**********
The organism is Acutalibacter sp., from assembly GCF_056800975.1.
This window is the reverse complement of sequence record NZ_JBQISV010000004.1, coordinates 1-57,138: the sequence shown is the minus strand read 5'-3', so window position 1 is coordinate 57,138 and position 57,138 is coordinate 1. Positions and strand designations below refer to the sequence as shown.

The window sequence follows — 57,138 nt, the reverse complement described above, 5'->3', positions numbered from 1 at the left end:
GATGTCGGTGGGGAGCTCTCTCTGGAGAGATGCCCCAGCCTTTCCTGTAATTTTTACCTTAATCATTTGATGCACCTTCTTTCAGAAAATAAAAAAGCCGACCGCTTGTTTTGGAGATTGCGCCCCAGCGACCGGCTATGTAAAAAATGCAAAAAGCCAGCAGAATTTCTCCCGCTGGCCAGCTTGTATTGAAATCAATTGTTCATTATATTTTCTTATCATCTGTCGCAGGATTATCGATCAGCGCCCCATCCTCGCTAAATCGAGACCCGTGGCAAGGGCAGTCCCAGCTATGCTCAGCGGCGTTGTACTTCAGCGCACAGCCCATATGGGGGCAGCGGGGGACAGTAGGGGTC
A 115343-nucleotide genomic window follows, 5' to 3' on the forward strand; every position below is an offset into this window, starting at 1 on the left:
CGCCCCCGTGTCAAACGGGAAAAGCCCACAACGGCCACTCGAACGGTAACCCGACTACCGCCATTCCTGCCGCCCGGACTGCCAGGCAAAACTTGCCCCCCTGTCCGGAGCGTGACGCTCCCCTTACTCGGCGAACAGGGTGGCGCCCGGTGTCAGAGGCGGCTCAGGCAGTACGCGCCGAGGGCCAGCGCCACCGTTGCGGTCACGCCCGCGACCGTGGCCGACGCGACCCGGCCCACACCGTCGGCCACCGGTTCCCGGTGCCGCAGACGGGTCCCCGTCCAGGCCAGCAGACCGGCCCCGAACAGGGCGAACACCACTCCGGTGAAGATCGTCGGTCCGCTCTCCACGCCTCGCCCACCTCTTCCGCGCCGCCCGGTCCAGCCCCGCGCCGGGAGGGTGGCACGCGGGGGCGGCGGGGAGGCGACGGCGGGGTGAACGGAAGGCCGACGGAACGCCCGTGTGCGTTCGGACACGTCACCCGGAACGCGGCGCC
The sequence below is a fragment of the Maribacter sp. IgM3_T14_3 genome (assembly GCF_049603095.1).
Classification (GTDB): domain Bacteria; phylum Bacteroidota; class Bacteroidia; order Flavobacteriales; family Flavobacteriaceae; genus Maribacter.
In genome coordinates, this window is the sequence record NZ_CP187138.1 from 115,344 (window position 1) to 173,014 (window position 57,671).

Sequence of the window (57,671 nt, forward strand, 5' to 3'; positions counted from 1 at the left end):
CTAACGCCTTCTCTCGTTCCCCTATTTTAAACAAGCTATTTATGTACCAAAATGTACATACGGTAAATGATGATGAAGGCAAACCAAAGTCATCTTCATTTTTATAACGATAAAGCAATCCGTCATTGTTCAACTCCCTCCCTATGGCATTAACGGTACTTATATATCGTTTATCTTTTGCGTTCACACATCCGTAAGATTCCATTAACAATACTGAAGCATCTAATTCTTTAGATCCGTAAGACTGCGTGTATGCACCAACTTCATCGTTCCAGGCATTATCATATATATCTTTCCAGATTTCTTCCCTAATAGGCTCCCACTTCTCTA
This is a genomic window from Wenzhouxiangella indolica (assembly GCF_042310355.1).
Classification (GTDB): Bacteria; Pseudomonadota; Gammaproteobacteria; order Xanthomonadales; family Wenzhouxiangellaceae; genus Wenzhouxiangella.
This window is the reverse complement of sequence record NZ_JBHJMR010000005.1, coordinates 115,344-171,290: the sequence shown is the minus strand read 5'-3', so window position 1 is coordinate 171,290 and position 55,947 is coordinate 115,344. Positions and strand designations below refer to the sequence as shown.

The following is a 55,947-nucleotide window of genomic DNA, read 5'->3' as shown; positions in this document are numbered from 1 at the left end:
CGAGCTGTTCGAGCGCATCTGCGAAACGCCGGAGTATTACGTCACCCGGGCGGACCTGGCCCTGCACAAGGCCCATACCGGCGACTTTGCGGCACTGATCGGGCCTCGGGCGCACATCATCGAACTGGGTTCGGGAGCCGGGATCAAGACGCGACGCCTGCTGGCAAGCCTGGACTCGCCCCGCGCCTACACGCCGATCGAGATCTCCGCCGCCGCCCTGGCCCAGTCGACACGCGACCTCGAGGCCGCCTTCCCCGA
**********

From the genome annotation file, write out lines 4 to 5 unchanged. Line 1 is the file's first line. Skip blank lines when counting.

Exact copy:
GATGTCGGTGGGGAGCTCTCTCTGGAGAGATGCCCCAGCCTTTCCTGTAATTTTTACCTTAATCATTTGATGCACCTTCTTTCAGAAAATAAAAAAGCCGACCGCTTGTTTTGGAGATTGCGCCCCAGCGACCGGCTATGTAAAAAATGCAAAAAGCCAGCAGAATTTCTCCCGCTGGCCAGCTTGTATTGAAATCAATTGTTCATTATATTTTCTTATCATCTGTCGCAGGATTATCGATCAGCGCCCCATCCTCGCTAAATCGAGACCCGTGGCAAGGGCAGTCCCAGCTATGCTCAGCGGCGTTGTACTTCAGCGCACAGCCCATATGGGGGCAGCGGGGGACAGTAGGGGTC
A 115343-nucleotide genomic window follows, 5' to 3' on the forward strand; every position below is an offset into this window, starting at 1 on the left: